The serious lessons of the CharityGiving controversy

Peter Gotham, a partner at MHA MacIntyre Hudson, explains the steps charities can take to avoid being left out of pocket

Peter Gotham
Peter Gotham

Last month, the Charity Commission suspended the online platform CharityGiving to protect donors funds. It had already appointed an interim manager of the Dove Trust, which ran the site, and found a shortfall between the amount owed to charities and the amount the trust had in the bank.

These are serious matters, and I would like to consider whether these revelations have any wider lessons for the governance and management of charities in general.

First, be very careful about related party transactions. As we often see when reading about Charity Commission investigations, the trust does not appear at first sight to have had proper regard for the difference between personal and charity funds. Sometimes this sort of error has few consequences, but it can so easily be the start of a slippery slope. In any event, trust law is very clear: there can be no mingling of the two.

This is reflected in commission guidance about being very careful that the charity's position remains paramount when undertaking any transaction with "related parties". A proper assessment is required of whether the transaction is in the best interests of the charity - with formal professional advice if any form of investment or loan is being considered.

As we are increasingly seeing, the sector is not insulated from the problems that can arise if a trading partner has financial problems.

Second, do your due diligence. With hindsight, I'm sure charities that asked the Dove Trust to manage part of their fundraising wish that they had done more due diligence - but, as Caron Bradshaw, chief executive of the Charity Finance Group, wrote in Third Sector (23 July, page 19), finance sometimes still does not get the attention it deserves.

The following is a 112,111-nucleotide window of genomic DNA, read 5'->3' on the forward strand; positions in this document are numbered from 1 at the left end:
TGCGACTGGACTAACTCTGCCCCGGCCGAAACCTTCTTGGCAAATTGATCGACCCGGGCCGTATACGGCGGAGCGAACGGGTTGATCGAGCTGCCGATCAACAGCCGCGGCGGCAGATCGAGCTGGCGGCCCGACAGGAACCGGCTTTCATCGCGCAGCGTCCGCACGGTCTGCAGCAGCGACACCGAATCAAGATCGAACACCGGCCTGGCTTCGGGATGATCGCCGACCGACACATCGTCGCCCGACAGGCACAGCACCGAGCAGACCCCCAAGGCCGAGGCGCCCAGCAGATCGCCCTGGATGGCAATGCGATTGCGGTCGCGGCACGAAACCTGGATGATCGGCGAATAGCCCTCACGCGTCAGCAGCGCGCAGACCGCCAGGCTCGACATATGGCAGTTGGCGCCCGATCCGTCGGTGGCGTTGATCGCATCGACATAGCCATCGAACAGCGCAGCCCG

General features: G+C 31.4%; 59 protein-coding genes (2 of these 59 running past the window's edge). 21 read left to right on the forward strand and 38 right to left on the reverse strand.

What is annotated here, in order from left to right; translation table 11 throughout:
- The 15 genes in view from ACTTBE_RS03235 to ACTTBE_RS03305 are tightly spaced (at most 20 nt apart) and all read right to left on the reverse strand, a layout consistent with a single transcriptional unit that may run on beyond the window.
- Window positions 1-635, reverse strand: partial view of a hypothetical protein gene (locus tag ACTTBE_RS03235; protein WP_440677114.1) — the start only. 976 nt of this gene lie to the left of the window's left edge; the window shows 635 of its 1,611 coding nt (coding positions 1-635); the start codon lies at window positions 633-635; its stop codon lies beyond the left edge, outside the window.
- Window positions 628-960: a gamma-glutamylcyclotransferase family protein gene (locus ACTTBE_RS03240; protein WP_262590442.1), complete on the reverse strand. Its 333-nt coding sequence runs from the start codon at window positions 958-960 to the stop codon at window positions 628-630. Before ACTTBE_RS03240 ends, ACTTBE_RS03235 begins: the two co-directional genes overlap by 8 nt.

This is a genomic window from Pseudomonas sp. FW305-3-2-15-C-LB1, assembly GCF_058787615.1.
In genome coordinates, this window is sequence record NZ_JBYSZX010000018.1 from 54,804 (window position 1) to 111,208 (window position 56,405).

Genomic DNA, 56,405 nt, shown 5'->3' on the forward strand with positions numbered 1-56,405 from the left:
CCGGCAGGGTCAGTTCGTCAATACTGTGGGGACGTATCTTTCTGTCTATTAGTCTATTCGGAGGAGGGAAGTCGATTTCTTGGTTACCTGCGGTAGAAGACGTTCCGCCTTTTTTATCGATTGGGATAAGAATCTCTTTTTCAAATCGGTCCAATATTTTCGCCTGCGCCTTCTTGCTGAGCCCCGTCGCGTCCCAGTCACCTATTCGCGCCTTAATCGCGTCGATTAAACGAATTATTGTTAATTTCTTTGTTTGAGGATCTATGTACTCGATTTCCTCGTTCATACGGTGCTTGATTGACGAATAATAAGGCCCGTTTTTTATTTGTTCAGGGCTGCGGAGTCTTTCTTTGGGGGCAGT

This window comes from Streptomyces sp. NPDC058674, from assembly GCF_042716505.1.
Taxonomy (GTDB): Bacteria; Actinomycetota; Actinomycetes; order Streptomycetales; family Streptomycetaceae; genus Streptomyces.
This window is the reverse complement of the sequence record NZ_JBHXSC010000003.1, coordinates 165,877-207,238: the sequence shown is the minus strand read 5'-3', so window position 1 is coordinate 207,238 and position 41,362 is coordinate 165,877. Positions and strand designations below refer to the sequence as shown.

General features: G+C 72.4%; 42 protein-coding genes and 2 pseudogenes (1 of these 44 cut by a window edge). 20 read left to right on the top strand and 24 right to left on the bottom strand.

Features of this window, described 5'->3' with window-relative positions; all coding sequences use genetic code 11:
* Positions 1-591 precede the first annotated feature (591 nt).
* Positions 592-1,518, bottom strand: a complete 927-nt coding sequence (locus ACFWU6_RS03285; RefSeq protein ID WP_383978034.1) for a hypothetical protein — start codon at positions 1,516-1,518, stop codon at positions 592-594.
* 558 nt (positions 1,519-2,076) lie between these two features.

And talking of CFG, Paul Breckell, chief executive of Action on Hearing Loss, quotes an old saying in the current edition of the CFG's Finance Focus that "there is hardly anything in the world that cannot be made a little worse and a little cheaper".

As charity trustees and managers, we argue that funders should take account of the quality of our charities' service delivery. In much the same way, we should look beneath the surface ourselves. In practice, it is difficult to assess how much time and effort should be put into due diligence. But major relationships seem to warrant at least a check of the accounts and enquiries about what our fellow charities might say about our potential trading partners. After the event, it is often the case that there were clear indicators of concern - as was certainly true in the case of the defunct outsourcing company Charity Business, and is true about the Dove Trust.

Third, good financial management requires good communication. Good internal information flows can reduce the risk that an initial mistake can become a long-term problem. Good internal collation, management and sharing of information will make the reports that go to the board more reliable - but they should also engender an attitude in which all parts of our organisations feel a shared ownership of information.

If there is no coordination, then delays in receiving payment from fundraising partners will not be apparent in the regular balance sheet and accounts receivable reports. In much the same way, at a more mundane level, delays in claiming payment from funders commonly arise because of problems in internal liaison between project and finance teams.

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